An unassuming building in inner-city Ultimo has become Australia's mission control for the investigation of inner space with the launch of sophisticated microscopy facilities by the UTS Faculty of Science.
On Thursday 5 November Federal Minister for Innovation, Industry and Science Senator Kim Carr unveiled facilities including Australia's first DeltaVision OMX 3D-Sim Super-Resolution microscope, one of only two in the world.
The $1.5 million OMX allows scientists to study the sub-cellular structures of bacteria and parasites – and their interactions with host cells – at a resolution at least twice as sharp as other light microscopes.
It is a crucial tool for UTS scientists researching ways to treat or block infectious disease-causing organisms, but will also advance research into cancer, diabetes, immune disorders and many other diseases.
The OMX is just one element in cutting-edge imaging facilities that will boost Australia's capacity in biotechnology, health, biological and physical sciences research, said UTS Vice-Chancellor, Professor Ross Milbourne.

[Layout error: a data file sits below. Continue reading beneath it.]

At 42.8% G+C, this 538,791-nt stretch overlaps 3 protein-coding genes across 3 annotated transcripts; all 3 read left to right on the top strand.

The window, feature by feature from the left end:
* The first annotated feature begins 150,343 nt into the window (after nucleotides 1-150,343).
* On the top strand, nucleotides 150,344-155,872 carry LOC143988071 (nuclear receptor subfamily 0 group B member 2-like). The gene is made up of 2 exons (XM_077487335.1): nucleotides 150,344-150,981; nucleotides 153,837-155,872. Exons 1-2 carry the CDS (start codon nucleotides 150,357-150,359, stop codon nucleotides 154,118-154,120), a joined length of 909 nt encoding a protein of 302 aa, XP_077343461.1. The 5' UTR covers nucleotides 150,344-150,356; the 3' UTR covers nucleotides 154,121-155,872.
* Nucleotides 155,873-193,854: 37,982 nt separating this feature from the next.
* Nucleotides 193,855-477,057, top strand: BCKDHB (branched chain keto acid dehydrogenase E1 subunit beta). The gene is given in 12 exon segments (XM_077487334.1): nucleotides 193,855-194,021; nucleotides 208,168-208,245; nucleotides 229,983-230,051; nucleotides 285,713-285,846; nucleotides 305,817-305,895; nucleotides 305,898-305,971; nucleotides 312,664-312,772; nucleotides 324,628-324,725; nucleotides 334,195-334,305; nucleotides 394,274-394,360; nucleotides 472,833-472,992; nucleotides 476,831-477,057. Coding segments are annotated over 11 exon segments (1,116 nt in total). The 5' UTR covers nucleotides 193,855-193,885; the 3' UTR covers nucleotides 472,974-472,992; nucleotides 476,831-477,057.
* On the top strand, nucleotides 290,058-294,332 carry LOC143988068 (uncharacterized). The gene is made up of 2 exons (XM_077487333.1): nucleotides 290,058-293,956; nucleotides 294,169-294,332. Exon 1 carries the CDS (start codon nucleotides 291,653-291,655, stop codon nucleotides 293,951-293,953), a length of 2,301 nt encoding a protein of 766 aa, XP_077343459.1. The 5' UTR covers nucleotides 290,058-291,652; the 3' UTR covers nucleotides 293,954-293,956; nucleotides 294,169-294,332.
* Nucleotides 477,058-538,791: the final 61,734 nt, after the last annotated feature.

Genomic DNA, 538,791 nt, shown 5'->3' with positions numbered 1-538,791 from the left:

"The new Microbial Imaging Facility (MIF) and expanded Microstructural Analysis Unit (MAU) establish the UTS Faculty of Science as the 'microscopy solution specialist' in Australia and possibly abroad," Professor Milbourne said.
"These two suites of advanced microscopy and materials characterisation instruments allow us to observe anything in any shape and form – it could be bacteria cells, biofilms, coral, or determining the authenticity of a priceless piece of Monet's work.
"They provide superior, high-quality imaging solutions for all disciplines of science, from helping us understand and treat diseases to enabling environmental scientists to better understand the impact of climate change.
"Already the Microstructural Analysis Unit is at the forefront in developing materials for the next generation of energy efficient, environmentally friendly solid-state lighting.
"I am particularly pleased about the availability and accessibility of these facilities. Both the MIF and MAU are open to students, researchers and industry partners 24 hours a day, seven days a week.
"While these facilities open up possibilities to researchers here at UTS, they will also foster a wealth of collaborative research. At UTS we take great pride in our track record in working with our peers, as well as partners in industry, government and the professions. These new facilities will further enhance those relationships," Professor Milbourne said.